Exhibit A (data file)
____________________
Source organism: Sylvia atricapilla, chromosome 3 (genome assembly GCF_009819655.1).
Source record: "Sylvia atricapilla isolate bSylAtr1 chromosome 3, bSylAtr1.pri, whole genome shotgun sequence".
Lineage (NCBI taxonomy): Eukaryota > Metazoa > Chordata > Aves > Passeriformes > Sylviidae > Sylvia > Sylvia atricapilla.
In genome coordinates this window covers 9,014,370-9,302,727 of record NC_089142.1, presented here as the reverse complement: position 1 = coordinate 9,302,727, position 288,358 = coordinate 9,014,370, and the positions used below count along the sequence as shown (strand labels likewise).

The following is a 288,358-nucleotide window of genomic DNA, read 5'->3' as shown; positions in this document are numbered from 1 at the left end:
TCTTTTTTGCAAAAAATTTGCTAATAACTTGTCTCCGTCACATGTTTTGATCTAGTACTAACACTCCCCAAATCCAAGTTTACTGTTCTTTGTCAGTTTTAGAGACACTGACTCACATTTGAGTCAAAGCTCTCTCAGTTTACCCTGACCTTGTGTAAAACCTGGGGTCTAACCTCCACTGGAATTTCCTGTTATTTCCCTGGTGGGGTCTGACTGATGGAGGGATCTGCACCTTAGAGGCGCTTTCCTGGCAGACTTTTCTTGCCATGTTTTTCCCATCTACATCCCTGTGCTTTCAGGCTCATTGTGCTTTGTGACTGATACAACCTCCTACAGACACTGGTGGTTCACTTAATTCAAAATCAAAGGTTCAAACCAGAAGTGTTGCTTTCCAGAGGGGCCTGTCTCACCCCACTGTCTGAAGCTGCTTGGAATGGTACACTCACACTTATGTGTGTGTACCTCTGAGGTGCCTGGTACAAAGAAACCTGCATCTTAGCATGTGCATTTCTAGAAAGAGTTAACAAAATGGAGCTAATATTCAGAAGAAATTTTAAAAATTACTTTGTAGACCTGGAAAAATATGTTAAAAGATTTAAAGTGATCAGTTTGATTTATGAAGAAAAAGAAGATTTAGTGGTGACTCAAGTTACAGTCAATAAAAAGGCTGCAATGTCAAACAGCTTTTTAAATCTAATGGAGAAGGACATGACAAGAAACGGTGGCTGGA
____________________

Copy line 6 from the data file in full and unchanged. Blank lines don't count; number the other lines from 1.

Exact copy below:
TCTTTTTTGCAAAAAATTTGCTAATAACTTGTCTCCGTCACATGTTTTGATCTAGTACTAACACTCCCCAAATCCAAGTTTACTGTTCTTTGTCAGTTTTAGAGACACTGACTCACATTTGAGTCAAAGCTCTCTCAGTTTACCCTGACCTTGTGTAAAACCTGGGGTCTAACCTCCACTGGAATTTCCTGTTATTTCCCTGGTGGGGTCTGACTGATGGAGGGATCTGCACCTTAGAGGCGCTTTCCTGGCAGACTTTTCTTGCCATGTTTTTCCCATCTACATCCCTGTGCTTTCAGGCTCATTGTGCTTTGTGACTGATACAACCTCCTACAGACACTGGTGGTTCACTTAATTCAAAATCAAAGGTTCAAACCAGAAGTGTTGCTTTCCAGAGGGGCCTGTCTCACCCCACTGTCTGAAGCTGCTTGGAATGGTACACTCACACTTATGTGTGTGTACCTCTGAGGTGCCTGGTACAAAGAAACCTGCATCTTAGCATGTGCATTTCTAGAAAGAGTTAACAAAATGGAGCTAATATTCAGAAGAAATTTTAAAAATTACTTTGTAGACCTGGAAAAATATGTTAAAAGATTTAAAGTGATCAGTTTGATTTATGAAGAAAAAGAAGATTTAGTGGTGACTCAAGTTACAGTCAATAAAAAGGCTGCAATGTCAAACAGCTTTTTAAATCTAATGGAGAAGGACATGACAAGAAACGGTGGCTGGA